A man who illegally set up a mobile base station in a rental car to distribute phishing messages was fined NT$4 million (US$125,984) for contravening the Telecommunications Management Act (電信管理法), the National Communications Commission (NCC) said yesterday.
This was the first time that the telecom regulator issued an administrative fine to an individual for setting up an unauthorized base station.
The Criminal Investigation Bureau’s Telecommunications Investigation Corp on Nov. 18 last year arrested a man surnamed Kuo (郭) near Taipei’s Zhongshan MRT Station for allegedly carrying a mobile base station in a rental car to distribute phishing messages, NCC Vice Chairman and spokesman Wong Po-tsung (翁柏宗) told a news conference yesterday afternoon.
Photo: Yang Mien-chieh, Taipei Times
The illegal mobile base station was confiscated on the spot, he said.
“Recipients of the messages were told that Far Eastern Toll Collection Co (FETC), the operator of freeway toll tag eTag, failed to collect their toll fees, and they needed to re-enter billing information on their credit cards,” Wong said. “They were subsequently instructed to click on a link to a fake Web page and enter their credit card information.”
Kuo and his cohorts added the illegally obtained credit card information to their mobile payment system, allowing them to purchase mobile phones or other high-end electronic products, the commission said.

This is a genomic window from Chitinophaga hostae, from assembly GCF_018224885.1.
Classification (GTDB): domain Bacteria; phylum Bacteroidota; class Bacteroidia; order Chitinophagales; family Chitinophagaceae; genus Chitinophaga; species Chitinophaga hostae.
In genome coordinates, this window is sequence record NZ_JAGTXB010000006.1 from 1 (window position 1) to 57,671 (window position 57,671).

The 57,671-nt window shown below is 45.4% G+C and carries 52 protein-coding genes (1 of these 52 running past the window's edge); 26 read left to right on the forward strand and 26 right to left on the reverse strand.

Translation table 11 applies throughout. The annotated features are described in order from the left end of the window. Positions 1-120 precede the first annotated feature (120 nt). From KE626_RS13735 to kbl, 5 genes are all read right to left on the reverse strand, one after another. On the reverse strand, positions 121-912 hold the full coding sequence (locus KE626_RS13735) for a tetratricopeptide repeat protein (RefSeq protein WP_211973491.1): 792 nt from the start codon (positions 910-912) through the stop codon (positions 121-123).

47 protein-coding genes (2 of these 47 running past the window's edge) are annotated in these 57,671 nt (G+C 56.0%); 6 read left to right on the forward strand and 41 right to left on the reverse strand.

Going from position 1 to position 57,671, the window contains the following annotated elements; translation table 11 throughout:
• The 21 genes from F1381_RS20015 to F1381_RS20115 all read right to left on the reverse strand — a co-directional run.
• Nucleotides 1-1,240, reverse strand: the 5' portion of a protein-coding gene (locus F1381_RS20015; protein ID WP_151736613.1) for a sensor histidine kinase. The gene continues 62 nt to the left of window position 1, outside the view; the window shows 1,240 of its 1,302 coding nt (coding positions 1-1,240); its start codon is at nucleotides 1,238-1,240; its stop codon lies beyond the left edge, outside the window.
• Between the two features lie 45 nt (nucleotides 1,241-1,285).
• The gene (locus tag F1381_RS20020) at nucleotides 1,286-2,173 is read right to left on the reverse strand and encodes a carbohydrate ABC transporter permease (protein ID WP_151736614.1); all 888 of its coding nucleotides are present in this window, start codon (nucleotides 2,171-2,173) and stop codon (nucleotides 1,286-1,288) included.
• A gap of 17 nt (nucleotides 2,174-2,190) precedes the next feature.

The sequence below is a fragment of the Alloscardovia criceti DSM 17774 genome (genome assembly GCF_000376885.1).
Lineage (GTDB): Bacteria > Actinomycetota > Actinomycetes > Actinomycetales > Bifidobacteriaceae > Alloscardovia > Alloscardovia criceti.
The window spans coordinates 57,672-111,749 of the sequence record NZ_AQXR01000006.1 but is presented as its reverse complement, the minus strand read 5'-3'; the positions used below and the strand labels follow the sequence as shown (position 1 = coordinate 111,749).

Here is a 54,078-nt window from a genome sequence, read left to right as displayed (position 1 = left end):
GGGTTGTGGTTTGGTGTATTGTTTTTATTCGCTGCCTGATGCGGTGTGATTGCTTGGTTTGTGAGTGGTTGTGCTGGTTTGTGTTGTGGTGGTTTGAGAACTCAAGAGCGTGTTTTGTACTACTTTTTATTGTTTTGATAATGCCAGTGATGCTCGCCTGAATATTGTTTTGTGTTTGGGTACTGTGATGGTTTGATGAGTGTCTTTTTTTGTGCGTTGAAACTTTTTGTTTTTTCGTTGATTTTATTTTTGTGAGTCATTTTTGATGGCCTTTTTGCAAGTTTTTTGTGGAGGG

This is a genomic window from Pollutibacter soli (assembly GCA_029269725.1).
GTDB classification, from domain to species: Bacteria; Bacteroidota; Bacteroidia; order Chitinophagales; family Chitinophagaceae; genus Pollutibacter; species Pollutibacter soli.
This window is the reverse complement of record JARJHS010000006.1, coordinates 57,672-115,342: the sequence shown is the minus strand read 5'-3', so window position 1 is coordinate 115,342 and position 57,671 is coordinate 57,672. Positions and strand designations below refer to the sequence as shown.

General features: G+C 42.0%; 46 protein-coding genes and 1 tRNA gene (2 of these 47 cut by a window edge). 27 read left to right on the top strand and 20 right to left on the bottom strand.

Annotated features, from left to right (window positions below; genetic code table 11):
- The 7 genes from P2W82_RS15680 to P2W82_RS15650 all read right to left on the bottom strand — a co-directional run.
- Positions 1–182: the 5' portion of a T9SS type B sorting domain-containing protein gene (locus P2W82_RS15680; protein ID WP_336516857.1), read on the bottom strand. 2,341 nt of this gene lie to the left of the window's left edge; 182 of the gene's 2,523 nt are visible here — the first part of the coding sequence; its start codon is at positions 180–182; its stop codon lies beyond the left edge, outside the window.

Telecommunications Investigation Corp further identified through its 165 Anti-Fraud Hotline database 30 more similar cases that happened from September to November last year, in which victims’ credit card information was stolen after clicking on a link in messages allegedly pretending to be sent by FETC or E.Sun Commercial Bank, the commussion said.
The collective financial losses were estimated to exceed NT$3 million, it said, adding that the Yunlin District Prosecutors’ Office on April 10 indicted Kuo and 11 other individuals for contravening the Criminal Code and Organized Crime Prevention Act (組織犯罪防制條例).
After examining the results of the investigation conducted by Telecommunications Investigation Corp, the NCC decided that Kuo had contravened Article 52 of the Telecommunications Management Act for using part of radio frequency band in 1,800MHz without first securing approval from the commission, Wong said, adding that the fine ranges from NT$1 million to NT$10 million.
“By using an illegal mobile base station, Kuo interfered with the use of the frequency band by its legal user, illegally collected personal data from 22 people and reaped illegal profits topping NT$2 million,” Wong said. “As such, the commission decided to toughen the sanction by setting the fine at NT$4 million.”
The mobile base station that Kuo used was able to overwhelm the reception of signals sent by the frequency band’s legal user, as it is a 2G system, which does not have a two-way verification system, Wong said.
The commission is still investigating how Kuo and his cohorts obtained the illegal mobile base station — whether it was imported from overseas or manufactured in Taiwan, he said, adding that the fine for illegally importing or manufacturing radio frequency products is between NT$10,000 and NT$1 million.
Kuo imported five mobile base stations from China, and prosecutors are still tracing four other base stations and more scammers, some media reports said.
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